Enter another Messenger. Sic.

What's the news? Mess. Good news, good news ; — The ladies have

prevail'd,
The Volces are dislodg’d, and Marcius gone:
A merrier day did never yet greet Rome,
No, not the expulsion of the Tarquins.
Sic.

Friend,
Art thou certain this is true? is it most certain ?

Mess. As certain, as I know the sun is fire: Where have you lurk'd, that you make doubt of it? Ne'er through an arch so hurried the blown tide, As the recomforted through the gates. Why, hark you;

[Trumpets and Hautboys sounded, and Drums

beaten, all together. Shouting also within. The trumpets, sackbuts, psalteries, and fifes, Tabors, and cymbals, and the shouting Romans, Make the sun dance. Hark you! [Shouting again. Men.

This is good news: I will go meet the ladies. This Volumnia Is worth of consuls, senators, patricians, A city full; of tribunes, such as you, A sea and land full: You have pray'd well to-day;

This morning, for ten thousand of your throats
I'd not have given a doit. Hark, how they joy!

[Shouting and Musick.
Sic. First, the gods bless you for their tidings: next,
Accept my thankfulness.
Mess.

Sir, we have all
Great cause to give great thanks.
Sic.

They are near the city ?
Mess. Almost at point to enter.
Sic.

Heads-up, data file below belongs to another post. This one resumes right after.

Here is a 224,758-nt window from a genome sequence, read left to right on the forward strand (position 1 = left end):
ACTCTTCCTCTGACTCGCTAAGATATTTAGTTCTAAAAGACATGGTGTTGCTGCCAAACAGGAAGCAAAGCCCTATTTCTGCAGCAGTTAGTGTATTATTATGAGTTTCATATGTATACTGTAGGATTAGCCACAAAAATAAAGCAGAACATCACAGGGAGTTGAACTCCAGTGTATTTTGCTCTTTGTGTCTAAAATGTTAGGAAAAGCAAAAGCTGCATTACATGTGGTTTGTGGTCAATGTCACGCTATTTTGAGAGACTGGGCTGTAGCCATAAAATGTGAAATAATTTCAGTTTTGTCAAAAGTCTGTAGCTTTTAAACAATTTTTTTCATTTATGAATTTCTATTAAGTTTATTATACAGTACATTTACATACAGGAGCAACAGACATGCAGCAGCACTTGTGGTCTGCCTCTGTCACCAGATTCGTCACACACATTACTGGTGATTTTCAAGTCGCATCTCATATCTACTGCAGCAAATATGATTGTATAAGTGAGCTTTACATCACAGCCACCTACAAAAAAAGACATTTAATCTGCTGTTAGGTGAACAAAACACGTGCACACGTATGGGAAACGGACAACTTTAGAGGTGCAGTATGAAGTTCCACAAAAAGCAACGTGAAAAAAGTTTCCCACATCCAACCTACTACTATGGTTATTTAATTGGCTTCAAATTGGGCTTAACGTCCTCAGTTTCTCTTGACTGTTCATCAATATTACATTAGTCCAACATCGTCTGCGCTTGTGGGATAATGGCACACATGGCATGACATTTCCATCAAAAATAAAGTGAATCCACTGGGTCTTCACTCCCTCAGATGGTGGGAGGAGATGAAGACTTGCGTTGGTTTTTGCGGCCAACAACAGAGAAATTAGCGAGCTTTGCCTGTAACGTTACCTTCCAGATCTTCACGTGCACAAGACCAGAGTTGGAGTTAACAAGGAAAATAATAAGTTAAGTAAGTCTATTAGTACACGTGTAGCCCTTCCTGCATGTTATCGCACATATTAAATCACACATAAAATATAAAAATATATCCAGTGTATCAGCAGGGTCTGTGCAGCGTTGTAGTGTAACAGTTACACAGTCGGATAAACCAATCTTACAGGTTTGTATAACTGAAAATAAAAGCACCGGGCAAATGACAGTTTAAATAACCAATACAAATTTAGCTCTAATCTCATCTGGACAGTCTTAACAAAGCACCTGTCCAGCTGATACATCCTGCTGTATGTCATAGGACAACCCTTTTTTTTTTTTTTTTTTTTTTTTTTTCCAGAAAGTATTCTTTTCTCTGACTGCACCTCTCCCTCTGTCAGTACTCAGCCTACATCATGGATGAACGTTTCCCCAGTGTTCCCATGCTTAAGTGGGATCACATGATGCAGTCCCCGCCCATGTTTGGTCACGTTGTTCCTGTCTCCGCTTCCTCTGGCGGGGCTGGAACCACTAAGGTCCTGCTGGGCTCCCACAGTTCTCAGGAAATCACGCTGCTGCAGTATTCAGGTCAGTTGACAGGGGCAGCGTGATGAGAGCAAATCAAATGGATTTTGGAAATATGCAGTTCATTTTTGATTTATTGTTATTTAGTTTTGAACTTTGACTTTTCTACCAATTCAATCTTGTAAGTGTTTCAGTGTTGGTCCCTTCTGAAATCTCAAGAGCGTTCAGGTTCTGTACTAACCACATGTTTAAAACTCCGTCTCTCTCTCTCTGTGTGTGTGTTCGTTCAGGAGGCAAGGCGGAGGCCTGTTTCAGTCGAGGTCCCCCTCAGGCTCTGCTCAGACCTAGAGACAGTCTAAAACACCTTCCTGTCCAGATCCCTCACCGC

We will meet them, And help the joy.

[Going

Enter the Ladies, accompanied by Senators, Patricians,

and People. They pass over the Stage. 1 Sen. Behold our patroness, the life of Rome: Call all your tribes together, praise the gods, And make triumphant fires; strew flowers before them: Unshout the noise that banish'd Marcius, Repeal him with the welcome of his mother; Cry, - Welcome, ladies, welcome ! All.

Welcome, ladies! Welcome! [A Flourish with Drums and Trumpets.

[Exeunt.

SCENE V.

Antium. A publick Place.

Enter TULLUS Aufidius, with Attendants.
Auf. Go tell the lords of the city, I am here:
Deliver them this paper : having read it,
Bid them repair to the market-place; where I,
Even in theirs and in the commons' ears,
Will vouch the truth of it. Him I accuse,
The city ports by this hath enter'd, and

Intends to appear before the people, hoping
To purge himself with words: Despatch.

[Exeunt Attendants.

Even so,

Enter Three or Four Conspirators of Aufidius' Faction. Most welcome!

1 Con. How is it with our general ?

Auf
As with a man by his own alms empoison'd,
And with his charity slain.
2 Con.

Most noble sir,
If you do hold the same intent wherein
You wish'd us parties, we'll deliver you
Of your great danger.
Auf.

Sir, I cannot tell;
We must proceed, as we do find the people.

3 Con. The people will remain uncertain, whilst 'Twixt you there's difference; but the fall of either Makes the survivor heir of all. Auf

I know it ;
And my pretext to strike at him admits
A good construction. I rais'd him, and I pawn'd
Mine honour for his truth: Who being so heighten'd,
He water'd his new plants with dews of flattery,
Seducing so my friends : and, to this end,
He bow'd his nature, never known before
But to be rough, unswayable, and free.

3 Con. Sir, his stoutness,
When he did stand for consul, which he lost
By lack of stooping,
Auf.

That I would have spoke of:
Being banish'd for't, he came unto my hearth;
Presented to my knife his throat: I took him;
Made him joint-servant with me; gave him way
In all his own desires ; nay, let him choose
Out of my files, his projects to accomplish,
My best and freshest men; serv'd his designments

« AnteriorContinua »